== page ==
Op-EdOpinion

SMITH: Tough Decision

It was a tough decision to make for some, and not so tough for others. But a decision had to be made.

The leadership of the Delta Sigma Theta sorority had about 16,000 registered attendees expected in New Orleans for the public service organization’s 54th National Convention. The weather looked like it could take a turn for the worse. Although Deltas have been to New Orleans since and everything was fine, many remember Hurricane Katrina 14 years ago.

When reports from The Weather Channel and meteorologists across the country focused on the threat of Tropical Storm Barry, sorority sisters, speakers, honorees, vendors, family members and loved ones begin rethinking their travel plans. Some canceled their trips altogether, while others who were already in route or had arrived, were faced with decisions.

New Orleans was ready for the Deltas, who were going to paint the town red. But New Orleans is always ready. It’s a beautiful destination and combines good food, good people, great entertainment, great customer service with a smile, good food, wonderful attractions, good people, serious programming and, I might add, good food; well you have a formula for a successful gathering. Just ask Essence Festival-goers who were there just a week prior.

I smile just thinking of the wonderful times I have had in New Orleans, the city in the state with so many great HBCUs, and folks who act like they are glad — well, actually, honored — to have you there. But if you will recall, during Hurricane Katrina, folks asked, “Why, when the threat was issued, didn’t many citizens leave New Orleans?”

Truth is yes, there were many who thought things would blow over as they did in the past, and others simply didn’t have anywhere to go. New Orleans was their home!

Which brings me to my truth: Doing the right thing can be challenging.

Everyone can second-guess, talk about what should have happened or what they would have done. You see, it’s difficult to make decisions that impact thousands, but that’s what leaders have to do. That’s what Delta Sigma Theta Sorority President Beverly E. Smith did when she announced that the convention would come to an end at noon on the third day of the five-day convention.

“The safety and well-being of our members and friends is our top priority,” she said. “We have been in regular communication throughout the week with Mayor LaToya Cantrell, the Ernest N. Morial Convention Center leadership and a host of other local organizations who contributed to the production of the 54th National Convention.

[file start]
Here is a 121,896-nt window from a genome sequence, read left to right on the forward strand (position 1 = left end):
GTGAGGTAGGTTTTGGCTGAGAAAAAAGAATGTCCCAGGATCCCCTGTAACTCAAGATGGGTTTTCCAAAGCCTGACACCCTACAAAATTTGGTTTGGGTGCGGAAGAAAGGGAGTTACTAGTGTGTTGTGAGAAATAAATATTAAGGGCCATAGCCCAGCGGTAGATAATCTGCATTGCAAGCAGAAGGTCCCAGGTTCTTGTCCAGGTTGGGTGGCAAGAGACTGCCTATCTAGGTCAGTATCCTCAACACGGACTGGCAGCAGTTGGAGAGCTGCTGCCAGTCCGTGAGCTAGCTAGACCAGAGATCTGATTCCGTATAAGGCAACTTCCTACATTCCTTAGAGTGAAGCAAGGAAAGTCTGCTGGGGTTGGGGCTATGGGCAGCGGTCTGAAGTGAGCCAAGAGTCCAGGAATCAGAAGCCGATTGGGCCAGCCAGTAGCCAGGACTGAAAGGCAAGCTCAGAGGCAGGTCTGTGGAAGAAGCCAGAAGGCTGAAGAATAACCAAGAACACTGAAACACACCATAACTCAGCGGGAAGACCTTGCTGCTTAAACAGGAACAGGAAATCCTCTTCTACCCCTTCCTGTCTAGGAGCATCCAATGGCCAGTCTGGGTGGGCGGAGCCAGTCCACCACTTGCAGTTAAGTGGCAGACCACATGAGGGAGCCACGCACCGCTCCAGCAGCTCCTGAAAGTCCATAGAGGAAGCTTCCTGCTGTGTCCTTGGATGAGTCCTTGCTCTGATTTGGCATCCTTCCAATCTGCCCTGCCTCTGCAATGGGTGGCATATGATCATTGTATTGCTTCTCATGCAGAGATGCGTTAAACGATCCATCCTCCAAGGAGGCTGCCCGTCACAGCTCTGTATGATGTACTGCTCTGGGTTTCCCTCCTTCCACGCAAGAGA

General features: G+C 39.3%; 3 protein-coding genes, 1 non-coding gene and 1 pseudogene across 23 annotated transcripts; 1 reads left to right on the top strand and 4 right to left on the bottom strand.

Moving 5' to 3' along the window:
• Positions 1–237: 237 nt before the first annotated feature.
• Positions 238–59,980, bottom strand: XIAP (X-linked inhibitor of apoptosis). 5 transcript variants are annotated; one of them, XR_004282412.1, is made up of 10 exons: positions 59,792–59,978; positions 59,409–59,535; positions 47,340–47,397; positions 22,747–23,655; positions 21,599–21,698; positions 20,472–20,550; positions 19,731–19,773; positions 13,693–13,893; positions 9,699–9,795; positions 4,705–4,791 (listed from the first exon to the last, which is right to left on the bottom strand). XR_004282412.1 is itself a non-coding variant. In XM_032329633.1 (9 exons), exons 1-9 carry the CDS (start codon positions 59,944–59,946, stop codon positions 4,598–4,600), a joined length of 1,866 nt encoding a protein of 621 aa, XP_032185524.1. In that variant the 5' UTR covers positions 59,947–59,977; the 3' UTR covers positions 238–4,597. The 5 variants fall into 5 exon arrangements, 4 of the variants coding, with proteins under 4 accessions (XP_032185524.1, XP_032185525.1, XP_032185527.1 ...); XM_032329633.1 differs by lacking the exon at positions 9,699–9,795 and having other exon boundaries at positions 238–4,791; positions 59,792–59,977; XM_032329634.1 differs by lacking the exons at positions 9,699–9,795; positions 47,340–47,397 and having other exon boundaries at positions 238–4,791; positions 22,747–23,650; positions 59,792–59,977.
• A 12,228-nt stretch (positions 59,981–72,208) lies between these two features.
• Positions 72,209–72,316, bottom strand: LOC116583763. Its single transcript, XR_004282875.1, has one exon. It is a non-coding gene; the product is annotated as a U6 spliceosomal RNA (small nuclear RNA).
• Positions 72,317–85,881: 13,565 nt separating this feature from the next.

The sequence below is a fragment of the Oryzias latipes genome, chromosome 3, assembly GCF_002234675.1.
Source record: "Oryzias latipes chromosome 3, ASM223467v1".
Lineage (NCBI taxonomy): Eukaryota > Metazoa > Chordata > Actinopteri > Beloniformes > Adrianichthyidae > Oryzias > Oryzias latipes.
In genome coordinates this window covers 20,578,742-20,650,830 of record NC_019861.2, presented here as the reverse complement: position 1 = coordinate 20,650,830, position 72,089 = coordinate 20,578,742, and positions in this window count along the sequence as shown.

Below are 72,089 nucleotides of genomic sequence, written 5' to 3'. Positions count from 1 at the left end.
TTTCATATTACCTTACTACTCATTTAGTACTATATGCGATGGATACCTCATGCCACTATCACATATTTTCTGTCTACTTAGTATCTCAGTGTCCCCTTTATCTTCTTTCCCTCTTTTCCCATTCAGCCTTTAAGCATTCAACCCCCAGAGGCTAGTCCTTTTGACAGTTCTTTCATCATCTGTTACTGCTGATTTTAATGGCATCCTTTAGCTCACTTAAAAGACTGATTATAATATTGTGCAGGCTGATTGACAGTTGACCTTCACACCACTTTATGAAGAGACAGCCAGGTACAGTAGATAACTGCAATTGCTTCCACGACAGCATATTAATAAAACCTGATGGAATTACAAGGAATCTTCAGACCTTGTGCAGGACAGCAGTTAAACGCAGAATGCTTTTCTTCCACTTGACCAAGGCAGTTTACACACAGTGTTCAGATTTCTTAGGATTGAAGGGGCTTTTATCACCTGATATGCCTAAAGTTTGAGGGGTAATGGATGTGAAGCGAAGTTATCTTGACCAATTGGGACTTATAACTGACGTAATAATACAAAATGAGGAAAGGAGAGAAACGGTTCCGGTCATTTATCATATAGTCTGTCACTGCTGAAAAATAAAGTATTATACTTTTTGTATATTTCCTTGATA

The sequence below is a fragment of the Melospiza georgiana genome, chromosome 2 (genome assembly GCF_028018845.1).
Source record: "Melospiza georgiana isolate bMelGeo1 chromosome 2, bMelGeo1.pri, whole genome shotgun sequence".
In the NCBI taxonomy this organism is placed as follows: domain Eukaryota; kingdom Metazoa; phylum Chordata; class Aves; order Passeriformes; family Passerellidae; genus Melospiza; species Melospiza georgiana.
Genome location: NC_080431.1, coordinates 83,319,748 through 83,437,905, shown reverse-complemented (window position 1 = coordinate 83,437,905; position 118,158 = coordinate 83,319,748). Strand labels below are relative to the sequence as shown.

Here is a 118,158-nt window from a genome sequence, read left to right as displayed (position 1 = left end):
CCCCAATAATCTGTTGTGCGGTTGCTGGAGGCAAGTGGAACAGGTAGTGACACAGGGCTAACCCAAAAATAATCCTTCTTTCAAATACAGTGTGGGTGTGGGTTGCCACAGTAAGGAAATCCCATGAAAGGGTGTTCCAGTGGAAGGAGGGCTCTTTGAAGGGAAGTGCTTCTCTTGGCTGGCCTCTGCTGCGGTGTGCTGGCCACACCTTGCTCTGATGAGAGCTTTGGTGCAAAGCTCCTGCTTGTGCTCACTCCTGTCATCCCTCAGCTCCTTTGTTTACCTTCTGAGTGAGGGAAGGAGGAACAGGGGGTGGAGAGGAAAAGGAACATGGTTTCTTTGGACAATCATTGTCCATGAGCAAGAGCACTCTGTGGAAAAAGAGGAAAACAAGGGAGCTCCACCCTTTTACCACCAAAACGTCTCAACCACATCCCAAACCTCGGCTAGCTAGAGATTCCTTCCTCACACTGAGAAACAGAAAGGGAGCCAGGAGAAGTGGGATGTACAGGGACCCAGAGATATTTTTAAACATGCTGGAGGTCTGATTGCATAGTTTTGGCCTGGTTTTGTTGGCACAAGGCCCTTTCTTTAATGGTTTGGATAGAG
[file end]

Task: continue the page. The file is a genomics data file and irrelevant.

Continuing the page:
“While the decision to conclude our convention was a decision we did not anticipate making, I am confident that the best choice was made to not only protect our members but also all those who have helped to make our time in New Orleans a success,” she said. “Notwithstanding an abbreviated agenda we were able to handle the business of Delta; and our members are returning to their communities energized and committed to implementing programs to uplift their communities.”

And if one lesson was learned for many, especially the vendors; you must invest in an insurance policy. Also, this is not the first time the sorority has faced challenges during convention time.

In 1985, Delta Airlines Flight #191, crashed in Dallas, killing 137, including passengers, flight crew and a motorist on the ground. Members of Delta Sigma Theta were among the fatalities.

I still remember the tears, the praying, the spirit of family as people from all walks of life came together, donating blood, food, and a shoulder; helping out, everywhere.

Although Barry did not do the anticipated damage to New Orleans, precautions needed to be taken. Last week, what was also appropriately lauded was the decision to donate to local charities the food which had been purchased by the Sorority through the convention center’s in-house catering service, Center Plate. The food, according to President Smith, would have been used for two food functions, the Sisterhood Luncheon and closing Soiree Celebration.

Imagine the thousands who will benefit from that one decision. And these are the stories I like to hear and spread. But guess what? Sorority and fraternities are always doing positive deeds.

There are so many dedicated men and women who are committed to public service and making a difference in their communities. I’m committed to sharing those stories of the great members of the Divine 9 (Alpha Phi Alpha Fraternity, Alpha Kappa Alpha Sorority, Kappa Alpha Psi Fraternity, Omega Psi Phi Fraternity, Delta Sigma Theta Sorority, Phi Beta Sigma Fraternity, Zeta Phi Beta Sorority, Sigma Gamma Rho Sorority and Iota Phi Theta Fraternity).

We must work together, and I urge those charged with telling the stories of the great works of their organizations to step up. If they need help, I’m more than happy to assist.

Just like with the Black Press, our organizations have to tell our own stories. We have to shape the narrative, or others will do the developing and many times we won’t like the results. Thanks, President Smith, for doing the right thing. I’m proud of you as the leader of our great sorority!

This, too, shall pass.

Cheryl Smith is the publisher of Texas Metro News.

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